Every once in a while, I allow myself to cry about it.  But only every once in a long while.  It doesn’t change what is.  Why mourn something that doesn’t exist?  Why mourn when I have been given such an incredible child to love and nurture?  He is a precious gift and we celebrate him every day.  And if there were a “cure”, I wouldn’t want it–at least not for my sake.  If it could make Jacob feel better about himself.  If it would make him happy.  If he wanted it.  If it would prevent him from feeling like an outcast or an alien (as he likes to say), then yes.  By all means, bring on the cure.  A cure wouldn’t prevent him from experiencing the pain any other “normal” kid experiences, though.  Would I want him any other way?  Would I want him “normal”?  No way.  Not in a million light-years.  He is an awesome kid.  He’s adorable, hilarious, kind and loving.  He’s brilliant.  And I love him to the point where I feel like my heart will explode.  These days come and then as quickly as they’ve come, they go.  We take things as they come and pray for wisdom and strength to walk through it.  God gives us strength and we survive.  We survive and we grow and we love our amazing son.  A little TLC and hot chocolate go a long way.  


We have no right to ask when sorrow comes, “Why did this happen to me?” unless we ask the same question for every moment of happiness that comes our way.  ~Author Unknown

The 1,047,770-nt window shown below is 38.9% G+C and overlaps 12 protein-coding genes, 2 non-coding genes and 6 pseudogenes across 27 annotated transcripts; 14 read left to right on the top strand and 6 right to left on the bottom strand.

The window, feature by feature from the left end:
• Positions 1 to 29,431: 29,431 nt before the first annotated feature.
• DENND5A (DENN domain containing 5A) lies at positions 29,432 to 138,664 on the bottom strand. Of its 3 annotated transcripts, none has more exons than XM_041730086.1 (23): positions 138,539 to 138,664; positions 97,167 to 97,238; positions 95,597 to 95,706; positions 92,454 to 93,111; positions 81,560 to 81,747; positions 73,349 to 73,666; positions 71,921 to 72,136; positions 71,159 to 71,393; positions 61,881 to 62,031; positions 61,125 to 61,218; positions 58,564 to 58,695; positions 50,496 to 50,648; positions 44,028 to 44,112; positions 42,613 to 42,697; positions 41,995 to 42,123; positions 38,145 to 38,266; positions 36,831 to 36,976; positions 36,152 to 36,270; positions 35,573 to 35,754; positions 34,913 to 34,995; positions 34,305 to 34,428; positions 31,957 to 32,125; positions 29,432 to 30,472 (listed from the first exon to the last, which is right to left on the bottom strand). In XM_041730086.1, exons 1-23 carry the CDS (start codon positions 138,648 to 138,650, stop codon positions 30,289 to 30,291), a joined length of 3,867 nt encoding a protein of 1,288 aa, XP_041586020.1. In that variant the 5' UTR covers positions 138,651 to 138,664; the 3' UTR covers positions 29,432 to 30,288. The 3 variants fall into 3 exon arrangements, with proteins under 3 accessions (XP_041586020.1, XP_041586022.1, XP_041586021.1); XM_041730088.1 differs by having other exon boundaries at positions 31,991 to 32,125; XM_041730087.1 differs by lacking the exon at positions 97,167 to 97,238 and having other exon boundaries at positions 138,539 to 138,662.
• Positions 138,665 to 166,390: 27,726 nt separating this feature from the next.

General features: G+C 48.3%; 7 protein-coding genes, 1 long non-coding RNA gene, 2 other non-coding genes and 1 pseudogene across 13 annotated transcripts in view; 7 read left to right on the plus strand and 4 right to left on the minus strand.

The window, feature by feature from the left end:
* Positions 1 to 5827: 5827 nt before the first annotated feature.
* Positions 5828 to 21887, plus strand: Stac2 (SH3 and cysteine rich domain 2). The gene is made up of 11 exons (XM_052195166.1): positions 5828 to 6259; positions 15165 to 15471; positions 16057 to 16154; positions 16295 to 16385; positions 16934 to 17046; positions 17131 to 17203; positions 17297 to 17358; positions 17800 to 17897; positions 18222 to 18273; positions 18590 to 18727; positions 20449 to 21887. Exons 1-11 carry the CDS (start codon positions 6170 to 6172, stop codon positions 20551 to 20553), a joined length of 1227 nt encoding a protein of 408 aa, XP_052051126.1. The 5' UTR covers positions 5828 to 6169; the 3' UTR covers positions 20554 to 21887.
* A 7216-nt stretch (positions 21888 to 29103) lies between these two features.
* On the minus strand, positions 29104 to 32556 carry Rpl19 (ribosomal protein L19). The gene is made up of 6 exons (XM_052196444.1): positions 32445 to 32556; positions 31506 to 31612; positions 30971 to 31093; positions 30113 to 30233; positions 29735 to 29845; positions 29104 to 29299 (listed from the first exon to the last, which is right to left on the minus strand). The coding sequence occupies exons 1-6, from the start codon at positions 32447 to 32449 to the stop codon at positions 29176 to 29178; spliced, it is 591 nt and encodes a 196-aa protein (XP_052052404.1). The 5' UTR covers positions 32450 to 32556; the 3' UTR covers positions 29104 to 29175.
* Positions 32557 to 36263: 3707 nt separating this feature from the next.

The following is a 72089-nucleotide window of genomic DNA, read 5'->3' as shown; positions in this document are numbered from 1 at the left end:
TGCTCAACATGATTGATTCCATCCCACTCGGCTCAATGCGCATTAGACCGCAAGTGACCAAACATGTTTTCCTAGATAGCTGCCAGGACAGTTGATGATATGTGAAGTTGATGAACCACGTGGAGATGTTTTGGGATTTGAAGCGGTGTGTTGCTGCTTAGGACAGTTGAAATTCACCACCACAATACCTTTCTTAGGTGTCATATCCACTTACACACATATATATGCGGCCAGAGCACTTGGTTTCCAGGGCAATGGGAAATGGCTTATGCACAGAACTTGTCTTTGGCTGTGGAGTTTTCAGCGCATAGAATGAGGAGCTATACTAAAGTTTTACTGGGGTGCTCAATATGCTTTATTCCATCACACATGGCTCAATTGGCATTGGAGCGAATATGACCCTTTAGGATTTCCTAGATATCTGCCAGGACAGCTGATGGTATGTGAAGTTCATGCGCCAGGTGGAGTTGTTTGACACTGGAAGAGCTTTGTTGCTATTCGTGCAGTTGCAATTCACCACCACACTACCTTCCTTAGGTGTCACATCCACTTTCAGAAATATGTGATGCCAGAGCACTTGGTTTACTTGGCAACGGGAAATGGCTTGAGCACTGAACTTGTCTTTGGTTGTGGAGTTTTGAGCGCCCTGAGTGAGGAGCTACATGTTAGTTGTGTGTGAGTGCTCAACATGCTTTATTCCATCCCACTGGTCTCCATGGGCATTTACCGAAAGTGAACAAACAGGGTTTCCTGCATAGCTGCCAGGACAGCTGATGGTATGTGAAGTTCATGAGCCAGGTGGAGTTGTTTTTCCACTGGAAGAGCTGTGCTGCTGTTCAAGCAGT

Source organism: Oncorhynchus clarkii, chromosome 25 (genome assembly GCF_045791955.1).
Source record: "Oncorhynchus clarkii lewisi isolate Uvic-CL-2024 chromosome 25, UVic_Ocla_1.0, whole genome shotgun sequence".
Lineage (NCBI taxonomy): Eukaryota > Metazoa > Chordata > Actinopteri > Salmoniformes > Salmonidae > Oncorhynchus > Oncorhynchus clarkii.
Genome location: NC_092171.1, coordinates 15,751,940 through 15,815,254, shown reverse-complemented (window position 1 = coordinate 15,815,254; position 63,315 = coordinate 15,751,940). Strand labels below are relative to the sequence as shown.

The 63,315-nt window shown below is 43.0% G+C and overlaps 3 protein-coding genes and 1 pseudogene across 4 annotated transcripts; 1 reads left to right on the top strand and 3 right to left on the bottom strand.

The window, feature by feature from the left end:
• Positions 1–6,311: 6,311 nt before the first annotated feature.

Filed under Autism Days, Faith

11 responses to “One of "Those" Days.

  1. barnyardmama

    I threw some incredible scenes as a child and that\’s just because I\’m a straight-up drama queen.  Have you talked to your son\’s doctor about the possibility of prescribing some anti-anxiety medication for these types of situations?  It seems to me that they should be doing everything possible to make a comfortable experience for everyone.  I\’m sorry that you had to go through that.  And thanks for sharing.


    Hello.  What an inspiring story. Thank you for writing it.  My sisters son  has DMD and some times it is to much to deal with. I always wondered how she smiles, and is always so happy around him, but she never stops.  Life is so precious and everyone needs to read your story, there is so much inspiration it it. Thank you again for writing it. I wish you all long loving and protection from GOd. 

  3. Lena

    Joell, I\’m glad "those" days come infrequently for your and your son.  I get it, and I understand. Peace to you and your beautiful family.

  4. siobhan

    Hi, I stopped by here by way of Mercy/EvilKitty because I saw that you were obsessed with the Outlander series and I wanted to "meet" a fellow devotee.  I have read every single book and I am waiting for the next.  There is going to be one after a Breath of Snow and Ashes isn\’t there?  PLEASE! 
    this entry about your son was very moving.  Children certainly do come with their challenges don\’t they.  I\’m glad that everything turned out all right.  Some days it seems like it takes all that you can do to hold it together!!  Hot chocolate cures almost everything!